We’ve had enough of Trump’s war on facts

Signing an executive order

Donald Trump, with Scott Pruitt and a group of miners, after signing an executive order on ‘energy independence’ in Washington. Photograph: Carlos Barria/Reuters

Next Saturday, in Washington, DC, and in hundreds of rallies around the world, scientists and their supporters will stage what is likely to be the largest gathering of its kind in history. The March for Science, an idea hatched by a few enthusiastic people on Reddit, has mobilised scientists and their supporters as never before.

As a colleague observed: “You know you’re in trouble when scientists take to the streets.” He’s right. I’ve worked closely with scientists for decades and, by training and temperament, they tend to be happiest in the lab, testing and retesting experiment results – among the last groups of people you might expect to find protesting.

So, why are they grabbing placards now? Because an unprecedented attack on science, scientists and evidence-based policymaking is underway in the US federal government.

Nowhere is the attack more ferocious than on the issue of global warming, where the Trump administration has taken a wrecking ball to the modest but important policies put in place by President Obama. First among them is the Obama administration’s signature Clean Power Plan, the nation’s first-ever limit on carbon dioxide emissions from power plants, which Trump has vowed to repeal. He has also pledged to “reopen” (which could well mean “weaken”) hard-won vehicle fuel economy standards that have already begun lowering carbon emissions and oil consumption. Meanwhile, in a tragic example of wilful blindness, Trump has abolished a rule requiring federal agencies to consider how large federal projects affect climate change and how climate impacts, such as sea level rises and drought, might affect the long-term viability of the projects themselves. This is akin to erecting a building on a fault zone without considering earthquakes.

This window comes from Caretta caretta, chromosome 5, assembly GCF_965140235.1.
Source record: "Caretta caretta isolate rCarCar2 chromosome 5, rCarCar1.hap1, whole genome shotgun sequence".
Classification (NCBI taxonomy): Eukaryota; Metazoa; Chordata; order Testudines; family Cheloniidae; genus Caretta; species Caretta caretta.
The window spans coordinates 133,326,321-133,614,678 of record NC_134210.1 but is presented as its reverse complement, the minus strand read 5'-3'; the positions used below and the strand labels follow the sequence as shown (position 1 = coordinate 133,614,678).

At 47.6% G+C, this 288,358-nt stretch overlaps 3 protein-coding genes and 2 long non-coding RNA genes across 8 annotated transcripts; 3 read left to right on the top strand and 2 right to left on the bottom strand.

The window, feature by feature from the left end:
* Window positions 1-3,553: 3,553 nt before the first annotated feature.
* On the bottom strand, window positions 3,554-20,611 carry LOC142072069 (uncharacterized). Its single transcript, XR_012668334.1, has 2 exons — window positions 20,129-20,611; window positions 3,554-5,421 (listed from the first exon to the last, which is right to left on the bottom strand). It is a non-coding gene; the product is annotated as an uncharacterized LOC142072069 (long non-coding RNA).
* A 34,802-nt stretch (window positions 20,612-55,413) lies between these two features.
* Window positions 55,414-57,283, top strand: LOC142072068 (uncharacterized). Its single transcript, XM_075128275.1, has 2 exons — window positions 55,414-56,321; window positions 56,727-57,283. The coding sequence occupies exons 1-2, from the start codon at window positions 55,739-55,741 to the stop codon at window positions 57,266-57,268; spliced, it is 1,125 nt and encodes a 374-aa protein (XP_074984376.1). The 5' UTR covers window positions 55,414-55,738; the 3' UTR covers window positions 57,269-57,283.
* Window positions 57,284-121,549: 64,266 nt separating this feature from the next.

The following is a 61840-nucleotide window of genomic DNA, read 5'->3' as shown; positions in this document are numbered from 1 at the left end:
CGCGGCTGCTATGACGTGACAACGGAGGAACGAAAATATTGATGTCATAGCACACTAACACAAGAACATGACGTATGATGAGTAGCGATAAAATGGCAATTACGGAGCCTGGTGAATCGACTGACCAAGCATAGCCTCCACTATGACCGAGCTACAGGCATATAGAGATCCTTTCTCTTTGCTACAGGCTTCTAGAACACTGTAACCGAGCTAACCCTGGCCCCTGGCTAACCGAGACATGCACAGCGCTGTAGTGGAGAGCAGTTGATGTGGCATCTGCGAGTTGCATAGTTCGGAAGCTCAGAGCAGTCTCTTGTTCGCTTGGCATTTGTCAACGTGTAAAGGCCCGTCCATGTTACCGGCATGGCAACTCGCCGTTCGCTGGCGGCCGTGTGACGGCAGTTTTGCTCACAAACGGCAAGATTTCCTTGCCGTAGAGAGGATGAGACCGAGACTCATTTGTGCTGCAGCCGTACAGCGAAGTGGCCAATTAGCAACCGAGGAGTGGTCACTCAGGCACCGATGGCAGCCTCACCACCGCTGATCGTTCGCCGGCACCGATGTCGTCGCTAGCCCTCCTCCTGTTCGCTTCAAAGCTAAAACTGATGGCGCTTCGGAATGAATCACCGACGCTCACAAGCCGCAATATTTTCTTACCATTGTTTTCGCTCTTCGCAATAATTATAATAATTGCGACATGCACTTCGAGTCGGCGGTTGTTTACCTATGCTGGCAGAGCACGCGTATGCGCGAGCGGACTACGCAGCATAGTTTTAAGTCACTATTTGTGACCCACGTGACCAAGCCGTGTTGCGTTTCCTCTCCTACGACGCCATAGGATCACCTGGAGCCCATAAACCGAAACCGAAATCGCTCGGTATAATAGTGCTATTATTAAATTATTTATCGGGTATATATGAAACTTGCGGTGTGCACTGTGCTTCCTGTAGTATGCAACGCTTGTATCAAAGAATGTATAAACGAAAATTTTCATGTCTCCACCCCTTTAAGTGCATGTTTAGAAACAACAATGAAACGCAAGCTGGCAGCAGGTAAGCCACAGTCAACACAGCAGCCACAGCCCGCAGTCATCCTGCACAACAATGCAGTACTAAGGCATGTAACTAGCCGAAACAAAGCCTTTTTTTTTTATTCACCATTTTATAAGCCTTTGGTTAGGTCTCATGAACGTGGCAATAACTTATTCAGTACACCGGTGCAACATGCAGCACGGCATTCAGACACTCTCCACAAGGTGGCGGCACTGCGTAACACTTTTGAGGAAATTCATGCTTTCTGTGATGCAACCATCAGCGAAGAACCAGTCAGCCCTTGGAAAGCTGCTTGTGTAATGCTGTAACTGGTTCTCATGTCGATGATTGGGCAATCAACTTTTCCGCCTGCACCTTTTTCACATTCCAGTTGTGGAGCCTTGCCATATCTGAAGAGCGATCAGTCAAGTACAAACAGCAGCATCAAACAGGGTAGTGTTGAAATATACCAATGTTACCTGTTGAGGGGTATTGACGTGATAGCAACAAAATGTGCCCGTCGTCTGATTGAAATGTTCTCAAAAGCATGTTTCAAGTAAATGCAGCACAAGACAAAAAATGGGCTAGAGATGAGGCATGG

Thankfully, bureaucratic hurdles make it hard to accomplish these goals with a stroke of the president’s pen. But if the administration succeeds, it may increase by billions of tons the emission of global warming gases and other pollutants that endanger our health; burden our children with much higher costs of fighting climate change; cede the United States’ clean energy prominence to other countries and make it much harder to meet the goals the US set as part of the 2015 international Paris agreement on climate.

There is nothing subtle about Trump’s antipathy to science. As a candidate, he dismissed decades of established scientific evidence by calling global warming a “hoax” and he has displayed an unprecedented disregard for facts and evidence throughout his brief presidency, even on matters as trivial as the size of the crowd at his inauguration.

He picked cabinet members for crucial posts who prominently display their ignorance about or disdain for science. Scott Pruitt, his choice to lead the US Environmental Protection Agency, has stated publicly that he does not accept that carbon dioxide emissions are a primary cause of climate change. Trump’s budget director, Mick Mulvaney, thinks funding research on global warming is a waste of taxpayer dollars.

 

Source/More: Why scientists are fighting back.

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